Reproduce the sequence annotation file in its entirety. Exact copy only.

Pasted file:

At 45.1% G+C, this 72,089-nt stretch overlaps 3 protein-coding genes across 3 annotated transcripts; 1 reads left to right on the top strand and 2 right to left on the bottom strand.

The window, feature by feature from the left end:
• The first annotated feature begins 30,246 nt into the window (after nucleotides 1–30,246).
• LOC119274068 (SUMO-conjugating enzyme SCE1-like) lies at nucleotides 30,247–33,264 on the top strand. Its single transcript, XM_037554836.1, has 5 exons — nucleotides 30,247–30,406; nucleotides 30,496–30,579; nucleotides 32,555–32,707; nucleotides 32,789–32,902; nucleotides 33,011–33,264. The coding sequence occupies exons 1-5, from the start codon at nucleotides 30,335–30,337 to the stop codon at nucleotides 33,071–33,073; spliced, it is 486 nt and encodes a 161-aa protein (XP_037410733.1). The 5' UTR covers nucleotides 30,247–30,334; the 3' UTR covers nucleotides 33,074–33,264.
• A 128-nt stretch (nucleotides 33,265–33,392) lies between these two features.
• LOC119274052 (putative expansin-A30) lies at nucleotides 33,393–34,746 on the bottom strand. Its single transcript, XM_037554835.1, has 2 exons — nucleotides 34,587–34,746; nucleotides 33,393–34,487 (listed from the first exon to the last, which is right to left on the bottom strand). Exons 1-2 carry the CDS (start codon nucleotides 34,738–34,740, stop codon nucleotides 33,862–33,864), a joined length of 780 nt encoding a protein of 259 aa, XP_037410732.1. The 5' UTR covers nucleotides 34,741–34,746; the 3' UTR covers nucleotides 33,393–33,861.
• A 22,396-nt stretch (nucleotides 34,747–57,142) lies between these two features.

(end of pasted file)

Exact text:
At 45.1% G+C, this 72,089-nt stretch overlaps 3 protein-coding genes across 3 annotated transcripts; 1 reads left to right on the top strand and 2 right to left on the bottom strand.

The window, feature by feature from the left end:
• The first annotated feature begins 30,246 nt into the window (after nucleotides 1–30,246).
• LOC119274068 (SUMO-conjugating enzyme SCE1-like) lies at nucleotides 30,247–33,264 on the top strand. Its single transcript, XM_037554836.1, has 5 exons — nucleotides 30,247–30,406; nucleotides 30,496–30,579; nucleotides 32,555–32,707; nucleotides 32,789–32,902; nucleotides 33,011–33,264. The coding sequence occupies exons 1-5, from the start codon at nucleotides 30,335–30,337 to the stop codon at nucleotides 33,071–33,073; spliced, it is 486 nt and encodes a 161-aa protein (XP_037410733.1). The 5' UTR covers nucleotides 30,247–30,334; the 3' UTR covers nucleotides 33,074–33,264.
• A 128-nt stretch (nucleotides 33,265–33,392) lies between these two features.
• LOC119274052 (putative expansin-A30) lies at nucleotides 33,393–34,746 on the bottom strand. Its single transcript, XM_037554835.1, has 2 exons — nucleotides 34,587–34,746; nucleotides 33,393–34,487 (listed from the first exon to the last, which is right to left on the bottom strand). Exons 1-2 carry the CDS (start codon nucleotides 34,738–34,740, stop codon nucleotides 33,862–33,864), a joined length of 780 nt encoding a protein of 259 aa, XP_037410732.1. The 5' UTR covers nucleotides 34,741–34,746; the 3' UTR covers nucleotides 33,393–33,861.
• A 22,396-nt stretch (nucleotides 34,747–57,142) lies between these two features.